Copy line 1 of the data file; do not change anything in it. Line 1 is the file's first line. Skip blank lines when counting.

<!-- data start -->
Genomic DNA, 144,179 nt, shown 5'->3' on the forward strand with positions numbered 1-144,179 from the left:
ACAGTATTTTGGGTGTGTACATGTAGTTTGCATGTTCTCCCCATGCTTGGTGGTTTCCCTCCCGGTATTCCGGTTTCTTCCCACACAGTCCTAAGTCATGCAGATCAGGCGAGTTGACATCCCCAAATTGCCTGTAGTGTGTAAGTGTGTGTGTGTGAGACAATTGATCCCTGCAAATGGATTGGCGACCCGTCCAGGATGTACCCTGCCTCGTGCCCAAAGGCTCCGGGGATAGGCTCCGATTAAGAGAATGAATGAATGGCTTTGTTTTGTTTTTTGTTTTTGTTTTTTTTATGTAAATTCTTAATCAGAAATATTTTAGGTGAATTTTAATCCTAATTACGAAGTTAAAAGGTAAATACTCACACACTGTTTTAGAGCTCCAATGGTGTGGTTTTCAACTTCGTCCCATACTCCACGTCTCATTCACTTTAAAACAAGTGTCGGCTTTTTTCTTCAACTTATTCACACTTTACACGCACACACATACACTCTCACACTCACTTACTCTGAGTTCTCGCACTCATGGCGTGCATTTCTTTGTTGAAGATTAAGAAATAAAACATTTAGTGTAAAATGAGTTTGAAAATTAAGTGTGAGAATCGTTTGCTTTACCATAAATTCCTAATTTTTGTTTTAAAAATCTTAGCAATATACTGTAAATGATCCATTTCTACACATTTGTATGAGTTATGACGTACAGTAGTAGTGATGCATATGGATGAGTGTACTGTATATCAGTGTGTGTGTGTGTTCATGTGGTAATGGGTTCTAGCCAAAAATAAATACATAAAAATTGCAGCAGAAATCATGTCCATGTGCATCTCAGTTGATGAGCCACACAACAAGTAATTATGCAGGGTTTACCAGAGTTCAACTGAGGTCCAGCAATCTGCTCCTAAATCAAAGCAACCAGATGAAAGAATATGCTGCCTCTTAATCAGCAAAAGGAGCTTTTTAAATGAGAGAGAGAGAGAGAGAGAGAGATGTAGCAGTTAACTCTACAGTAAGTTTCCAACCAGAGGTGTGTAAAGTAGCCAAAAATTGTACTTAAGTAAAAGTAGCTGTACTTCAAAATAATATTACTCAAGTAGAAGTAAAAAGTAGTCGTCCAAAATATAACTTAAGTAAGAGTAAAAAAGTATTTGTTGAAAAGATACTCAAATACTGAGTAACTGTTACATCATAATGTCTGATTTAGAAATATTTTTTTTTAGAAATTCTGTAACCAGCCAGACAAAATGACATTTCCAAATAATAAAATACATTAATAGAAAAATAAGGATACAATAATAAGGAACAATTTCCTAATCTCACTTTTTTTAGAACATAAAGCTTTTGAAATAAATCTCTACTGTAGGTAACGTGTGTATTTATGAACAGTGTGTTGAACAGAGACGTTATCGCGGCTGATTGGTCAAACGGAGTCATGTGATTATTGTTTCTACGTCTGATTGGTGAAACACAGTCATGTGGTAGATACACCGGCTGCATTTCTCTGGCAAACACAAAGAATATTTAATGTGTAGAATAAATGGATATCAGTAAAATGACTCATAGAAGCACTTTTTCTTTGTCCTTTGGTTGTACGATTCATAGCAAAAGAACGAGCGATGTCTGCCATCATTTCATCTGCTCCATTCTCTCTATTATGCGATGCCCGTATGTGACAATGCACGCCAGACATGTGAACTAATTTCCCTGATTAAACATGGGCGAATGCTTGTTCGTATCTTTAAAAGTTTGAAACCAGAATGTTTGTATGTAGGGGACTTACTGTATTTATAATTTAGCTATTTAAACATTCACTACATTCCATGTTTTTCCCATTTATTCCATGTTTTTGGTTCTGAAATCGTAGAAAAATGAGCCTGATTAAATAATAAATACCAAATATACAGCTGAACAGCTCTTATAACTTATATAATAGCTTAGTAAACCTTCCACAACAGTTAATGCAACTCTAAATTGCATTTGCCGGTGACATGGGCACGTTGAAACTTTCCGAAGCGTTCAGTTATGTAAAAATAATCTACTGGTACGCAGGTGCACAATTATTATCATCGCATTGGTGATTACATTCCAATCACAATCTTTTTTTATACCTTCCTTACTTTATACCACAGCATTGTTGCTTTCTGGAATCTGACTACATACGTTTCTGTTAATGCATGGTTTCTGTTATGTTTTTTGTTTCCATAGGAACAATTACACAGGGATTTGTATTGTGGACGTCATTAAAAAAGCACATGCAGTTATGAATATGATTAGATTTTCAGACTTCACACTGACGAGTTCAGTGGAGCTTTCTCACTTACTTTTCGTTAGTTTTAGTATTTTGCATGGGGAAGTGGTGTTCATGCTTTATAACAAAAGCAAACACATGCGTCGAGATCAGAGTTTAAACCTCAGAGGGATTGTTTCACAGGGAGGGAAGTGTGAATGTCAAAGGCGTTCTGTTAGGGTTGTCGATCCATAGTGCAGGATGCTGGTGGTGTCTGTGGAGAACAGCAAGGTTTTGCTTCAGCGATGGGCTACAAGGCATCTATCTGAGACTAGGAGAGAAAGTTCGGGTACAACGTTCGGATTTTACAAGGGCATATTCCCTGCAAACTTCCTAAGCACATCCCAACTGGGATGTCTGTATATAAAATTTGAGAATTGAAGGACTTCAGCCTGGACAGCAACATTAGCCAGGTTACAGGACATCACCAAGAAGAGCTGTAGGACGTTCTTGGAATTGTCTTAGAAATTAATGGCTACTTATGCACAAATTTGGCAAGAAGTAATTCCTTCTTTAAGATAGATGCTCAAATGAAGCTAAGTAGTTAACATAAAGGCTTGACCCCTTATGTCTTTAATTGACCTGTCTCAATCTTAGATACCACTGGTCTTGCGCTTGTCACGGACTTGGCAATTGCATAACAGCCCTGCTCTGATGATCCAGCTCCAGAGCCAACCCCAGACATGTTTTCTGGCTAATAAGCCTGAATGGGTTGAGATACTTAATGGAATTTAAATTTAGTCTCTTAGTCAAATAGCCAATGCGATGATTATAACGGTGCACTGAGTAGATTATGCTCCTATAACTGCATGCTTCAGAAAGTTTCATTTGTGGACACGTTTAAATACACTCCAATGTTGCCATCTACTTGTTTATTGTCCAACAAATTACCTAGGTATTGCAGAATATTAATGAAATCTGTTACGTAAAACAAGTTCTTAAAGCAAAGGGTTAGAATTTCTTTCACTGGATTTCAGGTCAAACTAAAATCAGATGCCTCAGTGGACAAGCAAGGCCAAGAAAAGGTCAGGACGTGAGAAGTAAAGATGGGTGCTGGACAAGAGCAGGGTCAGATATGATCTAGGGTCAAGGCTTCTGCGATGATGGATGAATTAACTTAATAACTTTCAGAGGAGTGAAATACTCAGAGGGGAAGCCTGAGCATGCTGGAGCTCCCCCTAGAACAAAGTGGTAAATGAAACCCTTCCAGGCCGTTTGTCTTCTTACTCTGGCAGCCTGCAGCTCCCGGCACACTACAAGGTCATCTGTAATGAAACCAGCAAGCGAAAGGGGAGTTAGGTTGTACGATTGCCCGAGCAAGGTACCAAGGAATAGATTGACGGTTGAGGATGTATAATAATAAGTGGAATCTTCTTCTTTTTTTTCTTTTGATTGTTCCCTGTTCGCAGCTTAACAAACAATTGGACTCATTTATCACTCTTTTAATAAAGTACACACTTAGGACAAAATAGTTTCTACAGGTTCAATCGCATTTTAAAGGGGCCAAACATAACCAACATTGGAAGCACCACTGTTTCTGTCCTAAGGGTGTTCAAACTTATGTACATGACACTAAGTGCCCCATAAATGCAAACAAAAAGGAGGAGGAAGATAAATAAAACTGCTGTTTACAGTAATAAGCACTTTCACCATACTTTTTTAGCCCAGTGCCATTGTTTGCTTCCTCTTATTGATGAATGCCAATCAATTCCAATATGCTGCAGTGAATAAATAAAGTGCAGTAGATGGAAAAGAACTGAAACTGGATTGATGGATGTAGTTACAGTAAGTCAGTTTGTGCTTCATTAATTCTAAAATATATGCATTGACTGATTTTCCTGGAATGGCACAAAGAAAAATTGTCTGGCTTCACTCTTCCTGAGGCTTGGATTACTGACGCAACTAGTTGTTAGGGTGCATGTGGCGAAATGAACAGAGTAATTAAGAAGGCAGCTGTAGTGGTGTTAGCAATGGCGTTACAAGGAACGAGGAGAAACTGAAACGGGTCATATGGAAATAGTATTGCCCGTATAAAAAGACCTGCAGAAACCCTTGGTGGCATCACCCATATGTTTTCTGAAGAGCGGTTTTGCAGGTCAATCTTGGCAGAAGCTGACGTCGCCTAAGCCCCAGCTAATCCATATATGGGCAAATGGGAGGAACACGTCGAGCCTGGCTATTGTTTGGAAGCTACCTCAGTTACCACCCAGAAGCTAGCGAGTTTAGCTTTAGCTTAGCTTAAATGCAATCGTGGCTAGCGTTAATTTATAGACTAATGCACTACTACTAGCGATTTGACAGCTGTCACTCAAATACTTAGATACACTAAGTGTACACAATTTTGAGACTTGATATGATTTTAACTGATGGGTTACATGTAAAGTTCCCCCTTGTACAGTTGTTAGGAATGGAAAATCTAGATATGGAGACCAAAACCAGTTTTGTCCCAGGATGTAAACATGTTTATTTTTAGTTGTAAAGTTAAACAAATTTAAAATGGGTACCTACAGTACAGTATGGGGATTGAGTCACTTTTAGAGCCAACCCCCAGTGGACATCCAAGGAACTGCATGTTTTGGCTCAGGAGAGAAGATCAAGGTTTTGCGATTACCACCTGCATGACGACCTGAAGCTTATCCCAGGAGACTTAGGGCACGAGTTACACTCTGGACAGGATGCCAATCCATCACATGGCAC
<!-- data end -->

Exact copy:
Genomic DNA, 144,179 nt, shown 5'->3' on the forward strand with positions numbered 1-144,179 from the left: